The inflammatory response is essential for normal cutaneous wound healing. Macrophages, as critical inflammatory cells, coordinate inflammation and angiogenesis phases during wound healing. It has been reported that the transcription factor interferon regulatory factor 8 (IRF8), a member of the IRF family, plays a critical role in the development and function of macrophages and is associated with inflammation. However, the role of IRF8 in cutaneous wound healing and its underlying mechanism remain elusive. Through immunohistochemical (IHC) staining, we showed that IRF8 is involved in the wound repair process in mice and patients. Furthermore, we ascertain that the repression of IRF8 by small interfering RNA (siRNA) leads to delayed wound healing. To explore the mechanism by which IRF8 impacts wound healing, we observed its effect on macrophage-related mediators by IHC or real-time PCR. The results demonstrated that the inhibition of IRF8 decreases the mRNA expression of inflammatory mediators associated with M1 macrophage (il-1b, il-6, inos, and tnf-a) but no impact on M2 macrophage-related mediators (arg-1, mrc-1, and il-10) and the number of macrophages in the wounds. Furthermore, the inhibition of IRF8 induced apoptosis in the wounds. In summary, this study demonstrates that the down-regulation of IRF8 in the wound leads to impaired wound healing possibly through the regulation of macrophage function and apoptosis in skin wound.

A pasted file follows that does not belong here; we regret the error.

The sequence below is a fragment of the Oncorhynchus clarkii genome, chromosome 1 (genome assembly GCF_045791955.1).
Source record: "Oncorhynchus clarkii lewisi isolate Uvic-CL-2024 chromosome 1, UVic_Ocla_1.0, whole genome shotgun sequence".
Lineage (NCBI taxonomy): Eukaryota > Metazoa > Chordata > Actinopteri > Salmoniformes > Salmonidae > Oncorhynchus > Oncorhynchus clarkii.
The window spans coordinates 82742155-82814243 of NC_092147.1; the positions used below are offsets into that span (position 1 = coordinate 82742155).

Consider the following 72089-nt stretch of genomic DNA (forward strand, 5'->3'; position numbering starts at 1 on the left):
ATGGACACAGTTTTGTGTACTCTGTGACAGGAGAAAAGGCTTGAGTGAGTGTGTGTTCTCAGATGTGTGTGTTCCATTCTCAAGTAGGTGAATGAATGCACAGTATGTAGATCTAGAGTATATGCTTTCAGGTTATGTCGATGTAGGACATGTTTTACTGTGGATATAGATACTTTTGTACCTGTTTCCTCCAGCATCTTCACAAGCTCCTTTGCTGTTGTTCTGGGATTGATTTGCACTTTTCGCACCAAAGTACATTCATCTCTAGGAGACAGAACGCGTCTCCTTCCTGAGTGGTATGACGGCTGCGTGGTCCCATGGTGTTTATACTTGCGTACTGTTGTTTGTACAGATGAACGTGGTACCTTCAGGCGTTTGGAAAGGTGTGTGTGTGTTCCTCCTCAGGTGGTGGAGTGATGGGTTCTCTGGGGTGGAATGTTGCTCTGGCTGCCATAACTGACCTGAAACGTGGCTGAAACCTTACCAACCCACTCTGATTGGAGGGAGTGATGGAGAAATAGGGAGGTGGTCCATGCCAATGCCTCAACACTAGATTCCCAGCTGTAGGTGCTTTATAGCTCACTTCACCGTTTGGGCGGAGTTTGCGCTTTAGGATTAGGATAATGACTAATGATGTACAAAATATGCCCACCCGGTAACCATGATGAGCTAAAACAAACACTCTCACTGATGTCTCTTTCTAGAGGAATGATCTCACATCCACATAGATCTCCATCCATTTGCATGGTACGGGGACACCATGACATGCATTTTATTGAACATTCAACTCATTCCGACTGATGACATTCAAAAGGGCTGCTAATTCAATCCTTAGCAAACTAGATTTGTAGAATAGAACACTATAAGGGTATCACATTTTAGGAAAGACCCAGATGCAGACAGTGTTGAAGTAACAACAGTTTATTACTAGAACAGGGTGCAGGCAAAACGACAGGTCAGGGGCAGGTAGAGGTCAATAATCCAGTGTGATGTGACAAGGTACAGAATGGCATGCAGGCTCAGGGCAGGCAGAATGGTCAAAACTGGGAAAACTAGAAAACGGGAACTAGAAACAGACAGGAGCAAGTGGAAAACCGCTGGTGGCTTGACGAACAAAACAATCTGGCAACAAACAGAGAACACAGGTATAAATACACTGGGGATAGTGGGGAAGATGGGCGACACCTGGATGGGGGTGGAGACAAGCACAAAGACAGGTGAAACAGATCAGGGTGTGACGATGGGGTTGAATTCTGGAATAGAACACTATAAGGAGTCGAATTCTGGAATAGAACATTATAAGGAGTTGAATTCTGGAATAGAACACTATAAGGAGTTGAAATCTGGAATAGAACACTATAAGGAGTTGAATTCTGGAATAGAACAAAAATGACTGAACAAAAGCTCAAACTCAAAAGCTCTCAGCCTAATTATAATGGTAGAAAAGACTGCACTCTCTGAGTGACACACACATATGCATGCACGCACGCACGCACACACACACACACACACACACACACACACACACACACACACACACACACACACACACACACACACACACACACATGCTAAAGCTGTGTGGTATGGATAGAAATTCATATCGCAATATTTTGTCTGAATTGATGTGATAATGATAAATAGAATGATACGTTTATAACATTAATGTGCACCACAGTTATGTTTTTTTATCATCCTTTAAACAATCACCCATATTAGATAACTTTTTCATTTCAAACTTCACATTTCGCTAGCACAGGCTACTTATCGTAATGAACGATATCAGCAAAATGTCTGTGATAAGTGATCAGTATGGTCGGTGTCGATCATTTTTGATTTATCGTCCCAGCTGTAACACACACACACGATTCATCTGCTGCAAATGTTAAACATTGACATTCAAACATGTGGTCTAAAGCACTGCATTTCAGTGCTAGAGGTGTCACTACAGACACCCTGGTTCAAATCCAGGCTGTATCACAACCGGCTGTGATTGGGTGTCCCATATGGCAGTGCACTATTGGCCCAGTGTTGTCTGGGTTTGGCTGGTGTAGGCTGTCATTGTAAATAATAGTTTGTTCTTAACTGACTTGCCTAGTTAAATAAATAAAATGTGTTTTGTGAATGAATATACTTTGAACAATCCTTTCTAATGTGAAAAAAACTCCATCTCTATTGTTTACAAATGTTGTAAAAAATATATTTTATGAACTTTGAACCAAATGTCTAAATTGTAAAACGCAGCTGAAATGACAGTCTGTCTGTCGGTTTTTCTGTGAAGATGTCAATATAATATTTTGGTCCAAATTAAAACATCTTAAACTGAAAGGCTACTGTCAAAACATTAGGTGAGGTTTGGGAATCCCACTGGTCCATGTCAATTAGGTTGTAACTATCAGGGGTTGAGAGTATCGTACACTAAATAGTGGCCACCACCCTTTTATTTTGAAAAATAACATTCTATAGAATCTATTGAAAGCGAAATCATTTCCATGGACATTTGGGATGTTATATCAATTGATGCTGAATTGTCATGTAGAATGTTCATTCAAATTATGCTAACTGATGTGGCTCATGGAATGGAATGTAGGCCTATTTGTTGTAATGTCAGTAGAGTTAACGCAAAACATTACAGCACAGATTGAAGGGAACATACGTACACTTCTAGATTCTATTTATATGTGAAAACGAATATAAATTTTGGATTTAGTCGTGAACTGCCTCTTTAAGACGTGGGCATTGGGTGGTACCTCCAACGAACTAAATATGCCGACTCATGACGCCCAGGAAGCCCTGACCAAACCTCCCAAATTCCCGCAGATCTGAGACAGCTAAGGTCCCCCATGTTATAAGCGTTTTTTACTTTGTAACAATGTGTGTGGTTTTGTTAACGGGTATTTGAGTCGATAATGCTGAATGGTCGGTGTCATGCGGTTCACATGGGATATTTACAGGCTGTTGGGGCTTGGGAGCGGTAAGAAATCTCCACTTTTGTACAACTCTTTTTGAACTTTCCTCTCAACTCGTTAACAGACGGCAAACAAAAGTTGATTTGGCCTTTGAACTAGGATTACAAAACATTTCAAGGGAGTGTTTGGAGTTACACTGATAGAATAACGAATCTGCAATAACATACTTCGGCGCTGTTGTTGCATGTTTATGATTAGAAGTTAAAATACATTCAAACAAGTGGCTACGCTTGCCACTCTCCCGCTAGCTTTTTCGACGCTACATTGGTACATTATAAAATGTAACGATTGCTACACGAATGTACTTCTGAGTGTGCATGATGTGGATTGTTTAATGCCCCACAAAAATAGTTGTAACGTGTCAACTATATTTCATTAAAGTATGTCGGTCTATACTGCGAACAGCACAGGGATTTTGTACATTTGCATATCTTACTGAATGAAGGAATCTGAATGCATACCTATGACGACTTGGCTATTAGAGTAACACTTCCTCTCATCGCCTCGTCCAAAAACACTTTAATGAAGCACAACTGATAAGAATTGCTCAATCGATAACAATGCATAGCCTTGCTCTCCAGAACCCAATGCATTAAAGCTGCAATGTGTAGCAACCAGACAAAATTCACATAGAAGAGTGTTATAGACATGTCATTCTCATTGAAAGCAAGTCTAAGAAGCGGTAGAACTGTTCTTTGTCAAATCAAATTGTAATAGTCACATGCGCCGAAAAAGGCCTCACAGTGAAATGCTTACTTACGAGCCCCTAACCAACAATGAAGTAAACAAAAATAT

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http://dx.doi.org/10.1007/s10753-016-0454-8DOI Listing
February 2017

Aberrant hypermethylation of aldehyde dehydrogenase 2 promoter upstream sequence in rats with experimental myocardial infarction.

Biomed Res Int 2015 5;2015:503692. Epub 2015 Jan 5.

Shanghai Institute of Cardiovascular Diseases, Zhongshan Hospital, Fudan University, Shanghai 200032, China ; Institutes of Biomedical Sciences, Fudan University, Shanghai 200032, China.

Background: Aldehyde dehydrogenase 2 (ALDH2) plays a crucial role in myocardial protection against ischemia. Downregulation of ALDH2 was evidenced after myocardial infarction and the underlying mechanism is not fully understood. DNA methylation can regulate gene transcription in epigenetic level. We thus hypothesized that DNA methylation may affect ALDH2 expression in myocardial infarction (MI).